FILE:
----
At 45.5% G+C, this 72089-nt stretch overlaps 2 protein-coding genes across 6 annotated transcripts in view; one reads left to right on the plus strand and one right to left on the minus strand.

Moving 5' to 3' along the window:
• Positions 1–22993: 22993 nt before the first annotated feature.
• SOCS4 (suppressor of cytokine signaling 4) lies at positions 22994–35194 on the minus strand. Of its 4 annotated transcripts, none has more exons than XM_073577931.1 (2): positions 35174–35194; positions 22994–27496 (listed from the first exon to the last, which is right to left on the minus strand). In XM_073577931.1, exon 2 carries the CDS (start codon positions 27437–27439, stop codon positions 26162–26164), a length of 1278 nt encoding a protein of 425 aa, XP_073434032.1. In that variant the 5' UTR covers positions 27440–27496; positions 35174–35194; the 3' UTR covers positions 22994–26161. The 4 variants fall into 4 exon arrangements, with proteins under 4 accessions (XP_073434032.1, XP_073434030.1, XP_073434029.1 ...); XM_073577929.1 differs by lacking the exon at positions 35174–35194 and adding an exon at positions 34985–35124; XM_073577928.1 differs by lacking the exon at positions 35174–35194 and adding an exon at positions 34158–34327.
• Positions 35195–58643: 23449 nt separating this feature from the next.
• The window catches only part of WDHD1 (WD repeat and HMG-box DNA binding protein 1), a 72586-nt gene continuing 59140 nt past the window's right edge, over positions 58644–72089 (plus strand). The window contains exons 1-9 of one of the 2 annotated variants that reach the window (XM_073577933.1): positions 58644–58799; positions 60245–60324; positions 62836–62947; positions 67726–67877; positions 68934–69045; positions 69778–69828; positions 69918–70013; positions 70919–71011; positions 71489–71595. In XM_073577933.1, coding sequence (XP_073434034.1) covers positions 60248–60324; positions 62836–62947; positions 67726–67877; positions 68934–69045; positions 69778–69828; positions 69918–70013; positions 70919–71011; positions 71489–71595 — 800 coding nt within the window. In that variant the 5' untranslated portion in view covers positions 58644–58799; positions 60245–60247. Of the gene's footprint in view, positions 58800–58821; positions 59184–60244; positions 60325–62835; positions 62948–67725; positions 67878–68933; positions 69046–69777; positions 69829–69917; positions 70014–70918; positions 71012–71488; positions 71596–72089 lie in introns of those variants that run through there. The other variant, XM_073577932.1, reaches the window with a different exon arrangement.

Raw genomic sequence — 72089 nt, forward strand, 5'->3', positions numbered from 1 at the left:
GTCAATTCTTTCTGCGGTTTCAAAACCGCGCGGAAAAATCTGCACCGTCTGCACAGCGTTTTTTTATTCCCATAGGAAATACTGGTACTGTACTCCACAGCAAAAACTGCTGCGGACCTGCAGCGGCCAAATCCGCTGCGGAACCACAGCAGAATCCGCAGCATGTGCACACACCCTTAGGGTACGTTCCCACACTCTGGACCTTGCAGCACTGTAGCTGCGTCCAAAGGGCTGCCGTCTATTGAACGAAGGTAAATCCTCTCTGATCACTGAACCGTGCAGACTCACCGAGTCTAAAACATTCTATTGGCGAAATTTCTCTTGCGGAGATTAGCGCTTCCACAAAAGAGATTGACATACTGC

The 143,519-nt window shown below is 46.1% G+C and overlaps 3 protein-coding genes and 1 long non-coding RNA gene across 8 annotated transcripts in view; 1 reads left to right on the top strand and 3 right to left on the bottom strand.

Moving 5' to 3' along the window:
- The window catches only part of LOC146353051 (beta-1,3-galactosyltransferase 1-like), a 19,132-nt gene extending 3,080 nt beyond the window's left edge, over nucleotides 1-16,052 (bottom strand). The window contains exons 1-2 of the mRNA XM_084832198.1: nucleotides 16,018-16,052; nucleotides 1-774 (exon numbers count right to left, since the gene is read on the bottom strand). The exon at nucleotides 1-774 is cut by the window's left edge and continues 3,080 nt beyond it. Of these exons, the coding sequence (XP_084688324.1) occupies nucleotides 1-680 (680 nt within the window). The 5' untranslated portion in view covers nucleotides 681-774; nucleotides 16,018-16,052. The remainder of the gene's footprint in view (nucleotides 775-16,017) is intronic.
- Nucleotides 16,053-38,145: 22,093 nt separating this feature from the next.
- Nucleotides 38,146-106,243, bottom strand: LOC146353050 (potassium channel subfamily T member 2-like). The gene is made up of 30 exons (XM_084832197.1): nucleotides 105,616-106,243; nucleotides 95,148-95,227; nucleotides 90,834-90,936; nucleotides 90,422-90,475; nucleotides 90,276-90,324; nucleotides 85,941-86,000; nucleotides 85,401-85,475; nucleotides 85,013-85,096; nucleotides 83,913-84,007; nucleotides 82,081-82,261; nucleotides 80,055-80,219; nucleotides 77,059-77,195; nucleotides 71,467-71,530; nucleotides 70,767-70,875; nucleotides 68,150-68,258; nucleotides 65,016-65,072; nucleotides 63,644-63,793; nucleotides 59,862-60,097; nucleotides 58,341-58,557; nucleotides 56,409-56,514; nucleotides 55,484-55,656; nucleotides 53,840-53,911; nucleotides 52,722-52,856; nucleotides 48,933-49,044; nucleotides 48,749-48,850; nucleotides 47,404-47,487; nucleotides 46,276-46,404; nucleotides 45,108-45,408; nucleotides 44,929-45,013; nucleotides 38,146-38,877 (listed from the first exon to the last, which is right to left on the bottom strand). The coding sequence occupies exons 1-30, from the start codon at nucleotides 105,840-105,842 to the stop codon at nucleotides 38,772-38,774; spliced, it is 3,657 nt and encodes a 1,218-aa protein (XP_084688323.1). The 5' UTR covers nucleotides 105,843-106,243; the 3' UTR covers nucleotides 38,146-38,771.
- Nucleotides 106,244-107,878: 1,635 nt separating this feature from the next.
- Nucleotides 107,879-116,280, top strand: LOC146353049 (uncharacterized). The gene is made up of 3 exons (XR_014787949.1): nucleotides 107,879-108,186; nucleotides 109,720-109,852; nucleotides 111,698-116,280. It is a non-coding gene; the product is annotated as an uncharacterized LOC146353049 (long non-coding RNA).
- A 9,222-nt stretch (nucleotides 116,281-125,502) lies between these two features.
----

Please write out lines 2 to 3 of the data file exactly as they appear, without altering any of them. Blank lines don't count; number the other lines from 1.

Moving 5' to 3' along the window:
• Positions 1–22993: 22993 nt before the first annotated feature.